Lectur13-page10 - I have a 5 year old son at the time of this writing From his perspective he has needed everything when visiting WalMart or the

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10 Necessities Versus Wants At some price, the distinction between necessities and wants becomes clear. How much are you willing to pay for Clean Air? Quality Medical Care? A College Education? Personal Safety? How “clean” is the air now? What will it cost to have cleaner air? How good is medical care now? What will it cost to have better medical care? I think you are getting the idea. And I think that at some defined cost for each of these items, some of us may prefer something else. What if it was going to cost each of you an additional $1,000 per year to have cleaner air to breath, how many of you would choose cleaner air? We all WANT these things, but at some cost we will clearly differentiate between a true NEED and a want. We all NEED a lot of things when someone else is footing the bill. When we have to bear the brunt of the cost for things, it is amazing how needs change.
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Unformatted text preview: I have a 5 year old son at the time of this writing. From his perspective, he has needed everything when visiting WalMart or the grocery store. We are trying to teach him about prices and money at this time. It has been amazing how his perspective and attitude has changed when confronted with a budget constraint and given the responsibility to allocate his own monetary resources across his many “needs.” He does not “need” as much stuff when he is spending his own money. Now, we are not ready to turn him lose on the world of high finance yet; but it is amazing to me how even a five year old reacts to their wants when faced with bearing the cost of those wants. I have learned that I get out of WalMart and the grocery store with more money in my back pocket if I give the young man a dollar and let him allocate the funds himself....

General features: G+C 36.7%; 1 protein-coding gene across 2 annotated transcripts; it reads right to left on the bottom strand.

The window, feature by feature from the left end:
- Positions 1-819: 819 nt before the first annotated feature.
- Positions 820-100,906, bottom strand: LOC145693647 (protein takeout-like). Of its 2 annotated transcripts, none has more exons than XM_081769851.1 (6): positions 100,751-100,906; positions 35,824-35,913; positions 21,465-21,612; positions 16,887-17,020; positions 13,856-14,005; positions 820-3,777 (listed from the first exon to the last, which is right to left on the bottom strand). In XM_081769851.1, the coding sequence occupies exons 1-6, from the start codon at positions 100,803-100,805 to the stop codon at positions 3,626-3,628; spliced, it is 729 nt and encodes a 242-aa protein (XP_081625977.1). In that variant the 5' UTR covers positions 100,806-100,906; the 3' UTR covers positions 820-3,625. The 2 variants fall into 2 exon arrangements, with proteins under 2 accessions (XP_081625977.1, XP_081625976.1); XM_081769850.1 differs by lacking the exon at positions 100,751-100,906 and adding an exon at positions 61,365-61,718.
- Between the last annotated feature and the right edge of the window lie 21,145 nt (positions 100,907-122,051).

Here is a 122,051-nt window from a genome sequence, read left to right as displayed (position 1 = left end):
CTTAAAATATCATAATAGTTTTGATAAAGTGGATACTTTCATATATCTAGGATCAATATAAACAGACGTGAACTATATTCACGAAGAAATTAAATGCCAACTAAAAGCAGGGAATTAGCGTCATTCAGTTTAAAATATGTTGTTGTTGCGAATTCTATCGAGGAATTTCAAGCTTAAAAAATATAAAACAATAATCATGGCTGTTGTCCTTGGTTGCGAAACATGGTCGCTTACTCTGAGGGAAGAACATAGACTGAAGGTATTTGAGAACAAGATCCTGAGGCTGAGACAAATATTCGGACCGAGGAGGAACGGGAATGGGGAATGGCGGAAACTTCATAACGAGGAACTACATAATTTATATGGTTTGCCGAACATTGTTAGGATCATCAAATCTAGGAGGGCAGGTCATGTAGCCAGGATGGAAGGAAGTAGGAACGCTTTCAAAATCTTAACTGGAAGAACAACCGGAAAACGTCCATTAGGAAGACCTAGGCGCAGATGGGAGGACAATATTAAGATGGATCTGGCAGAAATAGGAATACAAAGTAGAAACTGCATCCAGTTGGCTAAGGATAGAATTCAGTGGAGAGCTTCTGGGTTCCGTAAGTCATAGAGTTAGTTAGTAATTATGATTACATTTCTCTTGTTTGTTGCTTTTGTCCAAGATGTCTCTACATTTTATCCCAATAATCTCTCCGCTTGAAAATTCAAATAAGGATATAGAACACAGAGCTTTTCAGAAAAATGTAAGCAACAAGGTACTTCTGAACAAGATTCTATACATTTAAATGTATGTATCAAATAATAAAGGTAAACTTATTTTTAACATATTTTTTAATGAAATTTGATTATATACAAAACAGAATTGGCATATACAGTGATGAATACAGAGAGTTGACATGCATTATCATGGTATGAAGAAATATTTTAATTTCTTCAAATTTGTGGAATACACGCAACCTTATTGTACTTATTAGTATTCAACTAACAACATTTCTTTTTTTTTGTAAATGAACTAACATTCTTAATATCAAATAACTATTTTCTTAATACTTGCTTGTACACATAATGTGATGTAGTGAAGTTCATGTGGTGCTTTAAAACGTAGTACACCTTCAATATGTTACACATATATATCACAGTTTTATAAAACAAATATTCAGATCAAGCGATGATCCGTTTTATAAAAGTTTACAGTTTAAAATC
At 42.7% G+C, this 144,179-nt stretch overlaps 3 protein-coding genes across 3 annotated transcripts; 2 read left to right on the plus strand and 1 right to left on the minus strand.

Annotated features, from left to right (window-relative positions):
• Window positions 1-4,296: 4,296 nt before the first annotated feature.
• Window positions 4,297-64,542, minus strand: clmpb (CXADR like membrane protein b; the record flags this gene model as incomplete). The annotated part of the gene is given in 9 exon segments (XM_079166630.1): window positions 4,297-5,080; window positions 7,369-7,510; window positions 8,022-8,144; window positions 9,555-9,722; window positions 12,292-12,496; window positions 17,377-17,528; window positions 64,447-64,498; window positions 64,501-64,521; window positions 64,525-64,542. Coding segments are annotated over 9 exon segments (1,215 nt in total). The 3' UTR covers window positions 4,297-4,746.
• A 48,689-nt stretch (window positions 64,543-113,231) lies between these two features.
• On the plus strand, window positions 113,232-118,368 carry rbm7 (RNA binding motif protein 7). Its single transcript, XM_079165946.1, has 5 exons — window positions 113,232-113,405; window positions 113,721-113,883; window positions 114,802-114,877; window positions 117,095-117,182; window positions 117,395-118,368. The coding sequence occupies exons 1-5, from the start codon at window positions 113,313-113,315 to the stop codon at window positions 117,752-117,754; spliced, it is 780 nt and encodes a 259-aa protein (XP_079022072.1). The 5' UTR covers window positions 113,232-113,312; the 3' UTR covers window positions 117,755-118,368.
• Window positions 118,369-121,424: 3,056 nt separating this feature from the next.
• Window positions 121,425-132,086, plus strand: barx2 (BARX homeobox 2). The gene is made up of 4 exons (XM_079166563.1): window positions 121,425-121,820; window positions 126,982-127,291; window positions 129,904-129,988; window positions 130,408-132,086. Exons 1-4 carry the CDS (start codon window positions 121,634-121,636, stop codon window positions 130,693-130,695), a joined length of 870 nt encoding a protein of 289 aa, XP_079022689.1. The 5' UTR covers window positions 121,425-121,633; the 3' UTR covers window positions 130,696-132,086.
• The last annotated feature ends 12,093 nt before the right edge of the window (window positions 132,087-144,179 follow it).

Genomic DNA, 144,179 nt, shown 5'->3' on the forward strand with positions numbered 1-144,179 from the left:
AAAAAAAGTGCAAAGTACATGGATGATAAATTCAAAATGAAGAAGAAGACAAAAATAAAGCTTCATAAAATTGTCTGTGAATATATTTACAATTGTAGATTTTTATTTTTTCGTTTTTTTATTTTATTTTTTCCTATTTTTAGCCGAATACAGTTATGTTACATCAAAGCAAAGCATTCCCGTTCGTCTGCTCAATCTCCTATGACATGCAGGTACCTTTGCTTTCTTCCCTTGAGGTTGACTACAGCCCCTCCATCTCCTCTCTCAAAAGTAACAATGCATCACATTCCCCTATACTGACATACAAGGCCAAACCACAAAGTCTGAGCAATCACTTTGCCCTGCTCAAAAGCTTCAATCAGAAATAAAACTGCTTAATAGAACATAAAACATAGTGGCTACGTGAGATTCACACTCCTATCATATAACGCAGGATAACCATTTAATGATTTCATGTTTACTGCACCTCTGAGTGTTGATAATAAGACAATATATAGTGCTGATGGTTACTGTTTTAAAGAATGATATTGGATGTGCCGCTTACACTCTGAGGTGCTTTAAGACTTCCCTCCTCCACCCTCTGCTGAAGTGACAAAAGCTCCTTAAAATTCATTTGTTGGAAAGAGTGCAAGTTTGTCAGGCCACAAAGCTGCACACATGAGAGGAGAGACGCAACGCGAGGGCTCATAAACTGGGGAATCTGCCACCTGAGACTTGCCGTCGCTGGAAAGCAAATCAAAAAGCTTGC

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This note was uploaded on 12/29/2011 for the course ECO 210 taught by Professor Malls during the Fall '10 term at SUNY Stony Brook.

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